Kerosene Hat


Virgin, 1993

REVIEW BY: Sean McCarthy


 I still can’t believe there was a time in radio where you could actually be sick of hearing Cracker. The then-inescapable tunes were “Get Off This” and “Low,” both from their 1993 sophomore release Kerosene Hat. Cracker enjoyed minor success with “Teen Angst (What the World Needs Now),” the snarling, infectious single off their self-titled debut album, but Kerosene Hat was able to capitalize on the “anything that sounds remotely alternative is good” radio days of the early 90s.

Truth be told, David Lowery deserved some of the monetary rewards from the alternative rock explosion of the 90s. Camper Van Beethoven, the band Lowery was in before Cracker, was one of the more influential acts of the late 80s. While Cracker may not have been as revolutionary as Camper Van Beethoven, they were quirky enough to defy categorization.

Kerosene Hatmy_heart_sings_the_harmony_web_ad_alt_250 is the sound of a band throwing anything it can to the studio walls and hoping something sticks. The thing is, most of what Cracker threw in Kerosene Hat stuck. “Low,” the leadoff track, has a riff that you can’t get out of your head and a chorus that’s just as catchy: “Bein’ with you girl / It’s like being low / hey hey hey it’s like being low.” Right after that song, it’s anything goes. Optimistic half-slacker, half-motivational speeches “Get Off This” do-si-do with country-influenced tracks (way before the alt-country craze took off). And to close the album (at least, according to the liner notes), an amazing cover of the Grateful Dead’s “Loser.”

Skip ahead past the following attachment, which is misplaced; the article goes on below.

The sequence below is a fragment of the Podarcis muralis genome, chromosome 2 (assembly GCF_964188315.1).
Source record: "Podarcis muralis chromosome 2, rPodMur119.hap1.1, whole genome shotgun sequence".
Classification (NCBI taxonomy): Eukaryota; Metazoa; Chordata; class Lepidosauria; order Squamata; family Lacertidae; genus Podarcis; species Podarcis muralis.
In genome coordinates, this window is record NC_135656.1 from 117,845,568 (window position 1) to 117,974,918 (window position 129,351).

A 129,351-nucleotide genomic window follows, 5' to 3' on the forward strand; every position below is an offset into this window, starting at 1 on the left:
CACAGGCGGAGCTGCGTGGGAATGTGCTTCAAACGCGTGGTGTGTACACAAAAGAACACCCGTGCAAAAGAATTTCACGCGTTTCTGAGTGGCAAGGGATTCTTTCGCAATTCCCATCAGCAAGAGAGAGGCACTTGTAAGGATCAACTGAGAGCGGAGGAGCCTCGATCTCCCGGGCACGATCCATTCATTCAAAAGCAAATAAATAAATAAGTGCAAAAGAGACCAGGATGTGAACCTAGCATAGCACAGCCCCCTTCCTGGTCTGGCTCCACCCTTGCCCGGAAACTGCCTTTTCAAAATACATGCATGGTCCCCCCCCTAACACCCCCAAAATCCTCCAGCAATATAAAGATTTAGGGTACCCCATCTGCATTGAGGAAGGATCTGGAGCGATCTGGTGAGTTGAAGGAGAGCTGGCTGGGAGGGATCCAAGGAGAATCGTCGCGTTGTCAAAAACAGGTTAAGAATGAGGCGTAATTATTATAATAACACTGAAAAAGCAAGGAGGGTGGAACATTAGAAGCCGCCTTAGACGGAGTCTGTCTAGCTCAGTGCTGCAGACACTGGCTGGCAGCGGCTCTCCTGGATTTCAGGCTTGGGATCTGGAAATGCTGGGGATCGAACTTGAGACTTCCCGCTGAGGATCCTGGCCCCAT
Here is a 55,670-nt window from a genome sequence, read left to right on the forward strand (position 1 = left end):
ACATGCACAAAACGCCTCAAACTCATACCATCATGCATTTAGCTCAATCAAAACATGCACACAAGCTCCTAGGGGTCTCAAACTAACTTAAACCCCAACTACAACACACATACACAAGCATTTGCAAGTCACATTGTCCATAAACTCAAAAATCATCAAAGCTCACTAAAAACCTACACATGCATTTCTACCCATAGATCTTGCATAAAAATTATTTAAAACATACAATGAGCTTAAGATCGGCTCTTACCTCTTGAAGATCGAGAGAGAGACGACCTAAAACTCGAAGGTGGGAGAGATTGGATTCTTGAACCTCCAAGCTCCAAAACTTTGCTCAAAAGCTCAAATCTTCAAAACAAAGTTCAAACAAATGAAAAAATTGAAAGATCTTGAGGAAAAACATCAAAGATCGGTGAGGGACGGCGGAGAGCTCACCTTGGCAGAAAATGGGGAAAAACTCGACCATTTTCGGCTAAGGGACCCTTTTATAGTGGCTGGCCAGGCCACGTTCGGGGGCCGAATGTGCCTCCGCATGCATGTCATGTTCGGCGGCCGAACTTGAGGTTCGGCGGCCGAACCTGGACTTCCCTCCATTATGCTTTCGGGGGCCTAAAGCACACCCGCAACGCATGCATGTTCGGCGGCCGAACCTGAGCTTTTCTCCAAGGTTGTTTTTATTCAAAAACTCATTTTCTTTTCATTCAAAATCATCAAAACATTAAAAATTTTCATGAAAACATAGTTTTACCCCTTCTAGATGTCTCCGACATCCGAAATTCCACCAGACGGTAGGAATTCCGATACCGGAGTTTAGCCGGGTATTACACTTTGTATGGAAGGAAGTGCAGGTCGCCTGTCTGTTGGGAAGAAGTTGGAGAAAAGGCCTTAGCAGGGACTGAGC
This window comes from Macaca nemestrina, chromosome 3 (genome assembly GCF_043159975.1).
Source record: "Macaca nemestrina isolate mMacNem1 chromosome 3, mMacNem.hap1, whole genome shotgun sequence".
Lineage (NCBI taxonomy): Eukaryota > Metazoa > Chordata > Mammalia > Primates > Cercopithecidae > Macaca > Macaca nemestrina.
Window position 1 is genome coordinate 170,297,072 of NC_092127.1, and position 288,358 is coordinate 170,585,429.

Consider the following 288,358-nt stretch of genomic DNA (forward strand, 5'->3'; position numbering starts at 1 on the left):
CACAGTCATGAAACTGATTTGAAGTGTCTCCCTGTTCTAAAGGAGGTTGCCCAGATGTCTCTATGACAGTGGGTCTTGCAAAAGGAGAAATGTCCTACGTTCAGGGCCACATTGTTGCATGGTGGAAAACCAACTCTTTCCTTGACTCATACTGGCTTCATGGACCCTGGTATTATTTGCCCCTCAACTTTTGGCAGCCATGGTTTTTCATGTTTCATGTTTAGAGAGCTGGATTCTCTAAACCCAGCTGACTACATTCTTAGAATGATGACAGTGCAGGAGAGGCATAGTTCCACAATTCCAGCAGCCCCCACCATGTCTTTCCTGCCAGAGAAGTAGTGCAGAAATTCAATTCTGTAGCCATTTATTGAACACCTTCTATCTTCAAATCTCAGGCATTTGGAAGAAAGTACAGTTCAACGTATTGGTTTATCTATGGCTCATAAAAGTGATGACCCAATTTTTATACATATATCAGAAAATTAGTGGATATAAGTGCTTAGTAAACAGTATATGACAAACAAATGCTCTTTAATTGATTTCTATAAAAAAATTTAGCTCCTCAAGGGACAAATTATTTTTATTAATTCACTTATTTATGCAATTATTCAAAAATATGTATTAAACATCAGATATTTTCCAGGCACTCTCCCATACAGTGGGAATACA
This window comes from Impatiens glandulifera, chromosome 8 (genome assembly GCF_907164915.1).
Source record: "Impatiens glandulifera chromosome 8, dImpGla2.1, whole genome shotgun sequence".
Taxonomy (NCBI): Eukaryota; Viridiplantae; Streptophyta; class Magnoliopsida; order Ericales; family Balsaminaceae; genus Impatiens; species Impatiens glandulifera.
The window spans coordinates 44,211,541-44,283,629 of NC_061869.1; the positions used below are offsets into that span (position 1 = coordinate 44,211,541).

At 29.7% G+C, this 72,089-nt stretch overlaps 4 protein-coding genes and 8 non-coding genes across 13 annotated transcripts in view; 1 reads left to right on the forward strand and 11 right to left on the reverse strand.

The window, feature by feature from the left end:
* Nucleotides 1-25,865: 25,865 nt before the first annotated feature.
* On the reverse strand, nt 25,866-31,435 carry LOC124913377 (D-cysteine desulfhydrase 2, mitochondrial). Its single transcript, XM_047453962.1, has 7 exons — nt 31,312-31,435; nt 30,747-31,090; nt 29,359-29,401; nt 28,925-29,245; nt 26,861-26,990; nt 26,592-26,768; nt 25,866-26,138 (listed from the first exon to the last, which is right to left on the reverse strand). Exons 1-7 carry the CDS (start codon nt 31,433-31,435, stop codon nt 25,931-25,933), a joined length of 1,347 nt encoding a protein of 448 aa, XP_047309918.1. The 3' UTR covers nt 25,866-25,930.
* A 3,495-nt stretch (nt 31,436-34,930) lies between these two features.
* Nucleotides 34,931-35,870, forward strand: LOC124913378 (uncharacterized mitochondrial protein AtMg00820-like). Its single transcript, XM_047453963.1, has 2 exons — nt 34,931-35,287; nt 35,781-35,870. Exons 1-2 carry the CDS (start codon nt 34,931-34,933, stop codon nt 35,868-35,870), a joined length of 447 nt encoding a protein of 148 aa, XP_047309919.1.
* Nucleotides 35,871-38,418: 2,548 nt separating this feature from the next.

However, “Loser” isn’t the final track on the album. Kerosene Hat was one of the first major albums to take full advantage of the ‘hidden track’ function in CDs -– ballooning the CD’s length to 99 songs (most of them after track 15 utter silence) and putting three songs on as “hidden tracks.” Arguably the most beloved hidden track is the six-minute-plus ode to bohemian listlessness “Eurotrash Girl.” The song details one of the worst weekends you could ever have in a foreign country: having your car broken into, getting ripped off by a junkie, getting a case of the crabs, calling your folks for money only to have them hang up on you; but somehow, the chorus of “Yeah, I’ll search the world over for my angel in black” still leaves you hopeful.

True to Lowery’s punk roots, Kerosene Hat’s DIY feel reaches all the way to the recording studio. The band proudly states they built the recording studio themselves (the Soundstage in Pioneertown, CA). It’s ironic that the band sweated and toiled to make this studio and used the studio to record a bunch of stoner odes to aimlessness.

Kerosene Hat is far from a perfect album. Their second hit, “Get Off This” wears out its welcome after the third listen and some experiments had to be placed in the album for the band’s amusement but not for fans (see “Hi-Desert Biker Meth Lab”). But even with these missteps, Kerosene Hat deserves to be in the upper echelons of the “great moments of college rock in the 90s,” not the ‘buy used for $0.01' graveyard, which it is currently inhabiting on Amazon.

Rating: A-

User Rating: Not Yet Rated


© 2006 Sean McCarthy and The Daily Vault. All rights reserved. Review or any portion may not be reproduced without written permission. Cover art is the intellectual property of Virgin, and is used for informational purposes only.